I'm a little behind on blogging summer's explosion of kids' movies, so I'm doubling-up for Ice Age 4: Continental Drift and Madagascar 3: Europe's Most Wanted. The movies have a lot in common: they are both attempts to extend franchises that maybe have been stretched too thin; they both have sub-narratives that are more interesting than the main ones (Scrat and his acorn; the penguins); and I didn't like either of them. Oh, and I didn't pay for 3D for either one.
Madagascar 3: I have to admit I've very biased against this franchise, which began with a Central Park Zoo's lion leading his three wild animals on a journey that ends off the coast of Africa, where they should feel at home but decidedly do not. The first movie came out right before The Wild, which also had Central Park Zoo lions leading their very similar wild animal friends on a journey that ends in Africa, where they should feel at home but decidedly do not. Apparently no one was imprisoned for this, but it still seems bizarre to me. Anyway, Madagascar had bigger stars and was out first, so it won the "lion out of the zoo" wars.
Critics seem to like Madagascar 3, which seems to benefit from the "MIB3" effect -- it is so much better than the second movie, that it's a relief and gets a boost by comparison. In the second movie, the animals try without success to go home to NY but end up in central Africa, where Alex the lion meets his parents and some other forgettable things sort of happen. In the third movie, the friends again want to get to NY, but this time only manage to crash in Paris after flying from Monte Carlo. How they get to Monte Carlo is obscured; the second movie seemed to suggest they were more in touristy Kenya than northern Africa, but you never know. Anyway, instead of presenting themselves to a zoo in Paris and hoping for the best, they go on the run from a crazy Animal Control officer who wants to mount Alex's head on her wall. The strange Inspector Javert-type antagonist only gets weirder when she starts singing Je Ne Regritte Rien, a la Edith Piaf, complete with runny mascara. (I'm not making this up. I couldn't make this up.) They seek refuge with a traveling animal circus that has a chance of being sent to New York. The circus has seen better days, so our American friends turn the circus into a flashy Cirque du Soleil (without saying those words -- Alex says something like "an all-human circus from Canada"). But the lack of logical plot and intertwining of obscure adult references does not hold back the movie from what will make it millions -- a punchy song with "afro circus" as a refrain, complete with wearing circus clown afro wigs. This is what made my children want to go see it, and they got their afro circus wig's money worth.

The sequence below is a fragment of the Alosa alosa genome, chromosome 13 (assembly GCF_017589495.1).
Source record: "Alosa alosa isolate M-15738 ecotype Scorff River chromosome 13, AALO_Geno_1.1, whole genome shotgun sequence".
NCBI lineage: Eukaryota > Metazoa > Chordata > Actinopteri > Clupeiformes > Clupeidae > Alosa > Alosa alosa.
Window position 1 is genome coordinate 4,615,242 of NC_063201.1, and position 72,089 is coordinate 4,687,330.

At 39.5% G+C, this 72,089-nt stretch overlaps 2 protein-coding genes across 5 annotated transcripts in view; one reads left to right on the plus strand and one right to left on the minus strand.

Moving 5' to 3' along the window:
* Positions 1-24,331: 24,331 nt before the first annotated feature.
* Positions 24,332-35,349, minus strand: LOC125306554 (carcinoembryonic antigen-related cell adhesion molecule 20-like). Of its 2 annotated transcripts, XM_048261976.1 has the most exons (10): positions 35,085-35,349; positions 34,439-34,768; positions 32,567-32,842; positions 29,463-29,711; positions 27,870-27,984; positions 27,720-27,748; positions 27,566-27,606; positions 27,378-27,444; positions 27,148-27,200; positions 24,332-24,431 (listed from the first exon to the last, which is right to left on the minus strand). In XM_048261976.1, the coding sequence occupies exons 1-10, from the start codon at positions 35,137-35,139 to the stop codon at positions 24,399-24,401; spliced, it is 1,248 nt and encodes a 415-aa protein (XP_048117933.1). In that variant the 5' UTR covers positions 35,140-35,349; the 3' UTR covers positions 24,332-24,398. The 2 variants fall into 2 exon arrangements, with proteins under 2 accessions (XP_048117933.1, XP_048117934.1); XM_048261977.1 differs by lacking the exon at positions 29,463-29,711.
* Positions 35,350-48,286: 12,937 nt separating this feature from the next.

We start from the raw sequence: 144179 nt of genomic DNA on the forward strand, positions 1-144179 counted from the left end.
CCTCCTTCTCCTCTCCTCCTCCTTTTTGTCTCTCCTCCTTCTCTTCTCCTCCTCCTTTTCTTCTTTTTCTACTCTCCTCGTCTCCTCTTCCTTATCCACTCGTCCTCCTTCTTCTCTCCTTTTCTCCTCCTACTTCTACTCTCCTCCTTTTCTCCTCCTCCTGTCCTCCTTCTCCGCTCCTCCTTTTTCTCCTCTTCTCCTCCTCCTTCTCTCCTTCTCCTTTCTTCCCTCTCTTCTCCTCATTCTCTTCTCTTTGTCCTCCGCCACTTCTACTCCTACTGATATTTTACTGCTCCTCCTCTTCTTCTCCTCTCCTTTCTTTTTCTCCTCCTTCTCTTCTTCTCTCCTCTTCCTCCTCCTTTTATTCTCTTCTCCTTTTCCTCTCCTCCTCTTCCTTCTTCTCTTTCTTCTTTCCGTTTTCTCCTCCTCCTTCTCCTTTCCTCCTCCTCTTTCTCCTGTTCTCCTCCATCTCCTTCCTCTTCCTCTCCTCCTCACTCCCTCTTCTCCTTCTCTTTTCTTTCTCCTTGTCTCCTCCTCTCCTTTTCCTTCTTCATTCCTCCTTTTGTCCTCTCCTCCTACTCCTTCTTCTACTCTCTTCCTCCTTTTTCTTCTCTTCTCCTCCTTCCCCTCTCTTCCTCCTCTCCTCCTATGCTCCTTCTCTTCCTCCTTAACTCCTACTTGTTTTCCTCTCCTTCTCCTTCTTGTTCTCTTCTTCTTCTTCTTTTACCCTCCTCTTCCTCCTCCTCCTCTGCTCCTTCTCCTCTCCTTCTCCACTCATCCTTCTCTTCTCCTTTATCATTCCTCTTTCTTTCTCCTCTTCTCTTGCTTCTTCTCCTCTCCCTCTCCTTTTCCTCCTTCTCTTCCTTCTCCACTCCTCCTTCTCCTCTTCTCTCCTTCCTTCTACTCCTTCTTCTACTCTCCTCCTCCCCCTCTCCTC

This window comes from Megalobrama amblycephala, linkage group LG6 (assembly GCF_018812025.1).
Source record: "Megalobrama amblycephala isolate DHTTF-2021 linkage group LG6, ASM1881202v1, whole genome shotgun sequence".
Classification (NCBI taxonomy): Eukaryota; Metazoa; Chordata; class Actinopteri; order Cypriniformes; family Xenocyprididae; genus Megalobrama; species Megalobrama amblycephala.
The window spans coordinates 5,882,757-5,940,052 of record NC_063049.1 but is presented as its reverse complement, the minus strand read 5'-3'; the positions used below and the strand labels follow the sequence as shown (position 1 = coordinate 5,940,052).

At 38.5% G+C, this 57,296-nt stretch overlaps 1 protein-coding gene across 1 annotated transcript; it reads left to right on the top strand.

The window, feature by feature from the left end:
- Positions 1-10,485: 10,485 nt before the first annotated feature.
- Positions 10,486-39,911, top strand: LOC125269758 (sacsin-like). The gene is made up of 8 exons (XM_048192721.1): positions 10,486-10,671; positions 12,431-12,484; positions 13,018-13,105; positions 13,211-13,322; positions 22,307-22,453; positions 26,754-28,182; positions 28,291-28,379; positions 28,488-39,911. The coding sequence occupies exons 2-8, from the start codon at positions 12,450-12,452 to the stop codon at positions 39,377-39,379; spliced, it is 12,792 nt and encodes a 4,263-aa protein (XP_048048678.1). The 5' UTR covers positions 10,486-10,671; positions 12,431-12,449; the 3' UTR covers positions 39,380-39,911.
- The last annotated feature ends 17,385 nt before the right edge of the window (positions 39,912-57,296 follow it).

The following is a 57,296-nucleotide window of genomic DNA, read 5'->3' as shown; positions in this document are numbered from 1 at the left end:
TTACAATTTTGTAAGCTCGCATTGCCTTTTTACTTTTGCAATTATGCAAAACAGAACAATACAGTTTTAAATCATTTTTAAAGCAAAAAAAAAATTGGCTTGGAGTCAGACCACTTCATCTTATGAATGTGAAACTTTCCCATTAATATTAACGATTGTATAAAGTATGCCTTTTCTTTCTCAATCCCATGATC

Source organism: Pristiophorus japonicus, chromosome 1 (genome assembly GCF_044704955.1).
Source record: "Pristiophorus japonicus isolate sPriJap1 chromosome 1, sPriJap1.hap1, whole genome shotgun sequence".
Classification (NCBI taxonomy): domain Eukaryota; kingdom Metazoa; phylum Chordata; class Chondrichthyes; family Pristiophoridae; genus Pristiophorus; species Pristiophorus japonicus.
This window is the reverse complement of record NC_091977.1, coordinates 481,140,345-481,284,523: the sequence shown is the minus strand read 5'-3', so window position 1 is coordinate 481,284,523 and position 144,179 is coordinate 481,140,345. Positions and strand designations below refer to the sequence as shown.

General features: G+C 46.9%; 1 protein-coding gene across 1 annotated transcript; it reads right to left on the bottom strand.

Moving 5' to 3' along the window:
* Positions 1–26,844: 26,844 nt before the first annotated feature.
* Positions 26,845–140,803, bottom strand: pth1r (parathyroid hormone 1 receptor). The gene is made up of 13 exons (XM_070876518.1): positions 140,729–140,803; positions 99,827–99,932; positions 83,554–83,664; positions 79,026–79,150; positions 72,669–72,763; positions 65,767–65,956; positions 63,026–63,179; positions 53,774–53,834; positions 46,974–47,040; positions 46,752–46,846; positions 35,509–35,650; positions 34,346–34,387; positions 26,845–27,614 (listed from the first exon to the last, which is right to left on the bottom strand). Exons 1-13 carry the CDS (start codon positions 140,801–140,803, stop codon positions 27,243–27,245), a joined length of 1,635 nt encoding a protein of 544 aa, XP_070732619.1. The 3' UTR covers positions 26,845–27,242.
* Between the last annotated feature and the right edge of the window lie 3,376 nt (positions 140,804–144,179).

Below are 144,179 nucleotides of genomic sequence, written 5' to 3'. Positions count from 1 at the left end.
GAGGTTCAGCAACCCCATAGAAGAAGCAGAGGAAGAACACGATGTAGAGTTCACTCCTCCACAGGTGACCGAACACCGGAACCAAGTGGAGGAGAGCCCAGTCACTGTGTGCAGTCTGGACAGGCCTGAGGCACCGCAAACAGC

Ice Age 4: I'm still unsure how I ended up seeing this. I had 8 rising freshman girls sleeping over, and they were torn between seeing this and seeing Moonrise Kingdom. I'm still shaking my head. Why did they want to see Ice Age 4? Unclear, but some mention was made that Nicki Minaj, Heather Morris(from Glee), and Keke Palmer (from Akeelah and the Bee) were stars. But the first two are not in it much, and rather annoying characters. Palmer plays Peaches, the teenage mammoth, but her character was whiny and annoyed me, too.
So, the premise of the movie is that Peaches is growing up too fast for her father, Manny, and when she breaks his rules she screams that she wishes he would go away. At that moment, the continent splits and Manny and his pals Diego and Sid are cast out to sea on an ice floe, with Manny vowing to come back to his family. The rest of the movie are their attempts to get back home. There are even Sirens attempting to make them crash into the rocks, but this is not an epic poem. It's a little poem, with not much new. And of course, at the end, the father sees that he was too strict, and loosens the rules for his daughter. The daughter doesn't learn a lot except that she would hate to lose her father right after she yells at him and that if she talks about her uncool best friend behind his back, she should make sure he doesn't hear. She does befriend him again, but only after his heroics gain him the respect of the "cool" kids anyway. So, pretty costless to her. But, all 10 kids in my crew were perfectly happy with it, from age 4-14.
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